Why Virtual-First Mental Healthcare is Exactly What We Need

A new generation of startups has brought online mental healthcare into the spotlight. The most promising of these companies have developed from the bottom up to provide desperately needed counseling and addiction services at low cost and without geographic restrictions. 

, | October 12, 2022

Written by: Eric Simpson

Virtual mental healthcare is one of the fastest-growing areas in health technology. The industry can be broken down into two broad areas: app-based mHealth startups with everyday utility but limited or nonexistent clinical backing and innovations in delivering genuine professional mental healthcare. The first category has more to do with self-help than medicine, covering tools like habit trackers, meditation guides, daily affirmations, and hundreds of thousands of relatively lightweight competitors. 

That’s why the second category is the one that’s of genuine interest to biotech and medtech investors. Startups that provide counseling, individual and group therapy, coaching, medication support, and other behavioral health services have drawn substantial attention. Earlier this year, Brightline completed a $105 million Series C funding round; last year, Workit Health brought in $118 million. There are dozens of similar examples, with some virtual mental health companies now valued in the billions

These firms draw on a combination of established treatment techniques and multi-channel care provision to create novel modalities in behavioral health, from 24/7 remote monitoring to on-demand therapist support and new ways of leveraging data to guide medical decision-making. 

The most valuable of them leverage the strengths of mobile technology—efficiency, low cost, and at-home access—to meet needs that are beyond the means of traditional approaches. And from my perspective, the best way to illustrate that is by looking at addiction services.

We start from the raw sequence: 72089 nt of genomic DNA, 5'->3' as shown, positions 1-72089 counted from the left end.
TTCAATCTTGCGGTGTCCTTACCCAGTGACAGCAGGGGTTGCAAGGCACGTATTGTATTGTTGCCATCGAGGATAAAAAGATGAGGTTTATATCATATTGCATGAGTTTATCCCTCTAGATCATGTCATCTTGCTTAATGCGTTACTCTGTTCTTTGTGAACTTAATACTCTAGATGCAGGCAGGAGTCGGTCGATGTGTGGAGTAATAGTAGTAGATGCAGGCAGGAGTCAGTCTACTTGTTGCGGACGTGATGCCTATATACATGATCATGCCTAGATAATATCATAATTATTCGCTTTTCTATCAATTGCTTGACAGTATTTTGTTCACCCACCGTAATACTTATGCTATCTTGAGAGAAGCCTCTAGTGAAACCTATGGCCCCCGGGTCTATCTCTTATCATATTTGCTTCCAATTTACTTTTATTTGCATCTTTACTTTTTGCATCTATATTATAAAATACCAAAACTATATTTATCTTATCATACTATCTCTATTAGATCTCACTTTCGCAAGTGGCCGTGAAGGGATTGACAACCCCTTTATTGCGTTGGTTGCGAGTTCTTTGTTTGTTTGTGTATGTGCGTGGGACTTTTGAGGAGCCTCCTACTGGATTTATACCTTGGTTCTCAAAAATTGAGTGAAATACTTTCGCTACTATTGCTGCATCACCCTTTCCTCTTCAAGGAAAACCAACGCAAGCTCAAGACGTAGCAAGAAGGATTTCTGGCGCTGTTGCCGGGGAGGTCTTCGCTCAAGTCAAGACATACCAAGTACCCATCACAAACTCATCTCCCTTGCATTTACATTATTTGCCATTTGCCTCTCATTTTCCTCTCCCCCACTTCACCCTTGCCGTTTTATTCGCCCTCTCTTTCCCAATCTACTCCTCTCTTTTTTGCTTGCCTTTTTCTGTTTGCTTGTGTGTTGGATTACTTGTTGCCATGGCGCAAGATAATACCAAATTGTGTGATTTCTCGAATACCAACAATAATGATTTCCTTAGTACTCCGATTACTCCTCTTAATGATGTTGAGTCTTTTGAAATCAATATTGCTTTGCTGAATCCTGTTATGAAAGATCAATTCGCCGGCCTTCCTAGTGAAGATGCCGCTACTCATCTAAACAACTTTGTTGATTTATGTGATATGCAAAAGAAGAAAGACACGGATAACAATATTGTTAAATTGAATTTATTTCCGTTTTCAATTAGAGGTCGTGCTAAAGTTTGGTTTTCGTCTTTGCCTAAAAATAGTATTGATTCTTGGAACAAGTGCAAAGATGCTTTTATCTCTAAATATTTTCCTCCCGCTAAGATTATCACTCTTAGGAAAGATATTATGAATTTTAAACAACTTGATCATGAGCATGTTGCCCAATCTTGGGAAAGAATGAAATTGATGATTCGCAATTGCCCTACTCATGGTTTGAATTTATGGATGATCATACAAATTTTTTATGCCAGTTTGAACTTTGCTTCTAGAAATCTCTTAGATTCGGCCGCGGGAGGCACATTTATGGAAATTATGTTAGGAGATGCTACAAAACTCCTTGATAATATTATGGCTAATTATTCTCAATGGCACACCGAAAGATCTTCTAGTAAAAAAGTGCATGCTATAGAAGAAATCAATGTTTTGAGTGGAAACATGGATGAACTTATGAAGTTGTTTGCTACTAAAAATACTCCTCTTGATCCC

Addiction and Telemedicine: The Opioid Epidemic

Two decades ago, there was no solid evidence that telemedicine worked. Observed efficacy, cost reductions, patient satisfaction, and clinician approval varied dramatically from study to study. That left many patients turning to detox and rehab programs, a field where it was (and where it remains) notoriously difficult to separate reliable facilities from non-evidence-based scams. The cost was also a problem: the average cost of residential treatment was often over $1,000 per week in 2022 dollars, and efficacy was decidedly mixed. Many people struggling with addiction simply could not access professional help through the rehab industry.

Although the situation has been slow to change, we have seen improvements, specifically through the growth of telemedicine. Technology was increasingly integrated into addiction treatment services over the course of the 2000s and 2010s. The increasing ubiquity of home computers and mobile phones, alongside reliable internet access, removed one major set of barriers. In parallel, acceptance of mobile technology gradually increased, and new applications offered HIPAA-compliant means of sending sensitive clinical information and communicating with patients. The costs of implementing telehealth systems went down at the same time that patient and provider interest in them went up.